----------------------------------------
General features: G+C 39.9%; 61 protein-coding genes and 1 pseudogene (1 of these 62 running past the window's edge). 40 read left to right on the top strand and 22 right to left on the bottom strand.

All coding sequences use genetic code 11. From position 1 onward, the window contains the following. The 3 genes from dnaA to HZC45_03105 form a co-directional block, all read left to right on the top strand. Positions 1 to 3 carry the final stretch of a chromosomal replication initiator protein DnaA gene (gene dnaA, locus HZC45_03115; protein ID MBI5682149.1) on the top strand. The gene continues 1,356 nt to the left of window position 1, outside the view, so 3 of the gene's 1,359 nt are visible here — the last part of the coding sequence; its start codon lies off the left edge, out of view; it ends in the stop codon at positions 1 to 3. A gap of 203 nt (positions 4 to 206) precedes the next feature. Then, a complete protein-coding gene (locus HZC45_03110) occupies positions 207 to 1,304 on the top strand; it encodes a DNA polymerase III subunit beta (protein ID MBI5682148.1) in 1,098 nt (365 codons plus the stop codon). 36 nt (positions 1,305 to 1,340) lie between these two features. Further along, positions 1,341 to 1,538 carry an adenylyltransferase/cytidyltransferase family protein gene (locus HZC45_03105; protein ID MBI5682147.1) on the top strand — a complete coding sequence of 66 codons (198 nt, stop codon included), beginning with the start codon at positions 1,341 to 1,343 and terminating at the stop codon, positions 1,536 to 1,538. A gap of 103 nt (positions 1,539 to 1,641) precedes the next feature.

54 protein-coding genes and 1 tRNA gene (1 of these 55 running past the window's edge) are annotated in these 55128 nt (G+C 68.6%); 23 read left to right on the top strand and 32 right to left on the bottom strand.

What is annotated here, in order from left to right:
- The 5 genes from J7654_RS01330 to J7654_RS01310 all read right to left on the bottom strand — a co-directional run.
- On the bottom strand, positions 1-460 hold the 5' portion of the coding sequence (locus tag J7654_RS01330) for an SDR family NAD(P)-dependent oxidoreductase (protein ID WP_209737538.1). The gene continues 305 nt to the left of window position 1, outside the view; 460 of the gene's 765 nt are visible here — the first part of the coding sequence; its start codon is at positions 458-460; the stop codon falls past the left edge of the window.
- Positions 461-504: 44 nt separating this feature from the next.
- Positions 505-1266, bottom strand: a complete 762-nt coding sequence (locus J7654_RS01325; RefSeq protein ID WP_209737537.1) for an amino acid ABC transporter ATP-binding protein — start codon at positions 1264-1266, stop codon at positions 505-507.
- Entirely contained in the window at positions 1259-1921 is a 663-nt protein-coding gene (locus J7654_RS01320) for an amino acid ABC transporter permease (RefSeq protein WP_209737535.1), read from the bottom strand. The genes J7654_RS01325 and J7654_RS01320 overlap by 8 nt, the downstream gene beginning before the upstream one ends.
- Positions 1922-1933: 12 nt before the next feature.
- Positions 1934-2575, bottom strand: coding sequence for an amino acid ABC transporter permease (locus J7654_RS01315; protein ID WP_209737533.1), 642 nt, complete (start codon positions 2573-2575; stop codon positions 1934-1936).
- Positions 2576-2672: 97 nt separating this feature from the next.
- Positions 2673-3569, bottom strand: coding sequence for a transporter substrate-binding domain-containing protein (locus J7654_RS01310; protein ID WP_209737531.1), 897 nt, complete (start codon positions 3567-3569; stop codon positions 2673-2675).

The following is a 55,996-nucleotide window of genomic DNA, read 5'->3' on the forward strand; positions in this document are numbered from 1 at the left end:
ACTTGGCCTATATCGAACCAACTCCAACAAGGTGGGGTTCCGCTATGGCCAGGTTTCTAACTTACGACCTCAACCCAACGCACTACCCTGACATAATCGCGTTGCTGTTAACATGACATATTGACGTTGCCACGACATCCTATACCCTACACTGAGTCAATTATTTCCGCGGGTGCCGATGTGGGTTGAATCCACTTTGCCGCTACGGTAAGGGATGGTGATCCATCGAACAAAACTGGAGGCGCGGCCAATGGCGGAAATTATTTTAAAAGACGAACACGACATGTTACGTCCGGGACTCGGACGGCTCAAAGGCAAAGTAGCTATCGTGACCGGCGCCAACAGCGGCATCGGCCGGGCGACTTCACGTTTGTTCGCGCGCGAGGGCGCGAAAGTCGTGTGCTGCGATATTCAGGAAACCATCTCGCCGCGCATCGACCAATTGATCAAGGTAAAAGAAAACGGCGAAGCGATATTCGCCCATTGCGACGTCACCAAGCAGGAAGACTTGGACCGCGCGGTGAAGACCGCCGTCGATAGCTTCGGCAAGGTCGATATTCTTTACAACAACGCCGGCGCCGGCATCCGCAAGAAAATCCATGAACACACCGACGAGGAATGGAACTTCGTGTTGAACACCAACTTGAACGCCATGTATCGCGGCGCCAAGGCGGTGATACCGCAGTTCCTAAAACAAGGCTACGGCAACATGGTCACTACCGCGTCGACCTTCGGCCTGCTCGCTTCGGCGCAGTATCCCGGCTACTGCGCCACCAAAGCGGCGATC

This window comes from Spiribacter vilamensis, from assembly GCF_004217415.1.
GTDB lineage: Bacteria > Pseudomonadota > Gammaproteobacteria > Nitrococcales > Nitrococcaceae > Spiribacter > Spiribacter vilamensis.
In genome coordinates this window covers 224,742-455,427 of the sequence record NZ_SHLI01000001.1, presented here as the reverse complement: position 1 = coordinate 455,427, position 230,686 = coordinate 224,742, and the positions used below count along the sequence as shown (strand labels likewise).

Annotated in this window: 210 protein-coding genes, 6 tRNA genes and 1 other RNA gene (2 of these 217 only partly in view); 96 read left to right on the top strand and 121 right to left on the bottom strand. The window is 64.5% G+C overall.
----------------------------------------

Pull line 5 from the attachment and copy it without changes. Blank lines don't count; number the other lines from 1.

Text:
- The 5 genes from J7654_RS01330 to J7654_RS01310 all read right to left on the bottom strand — a co-directional run.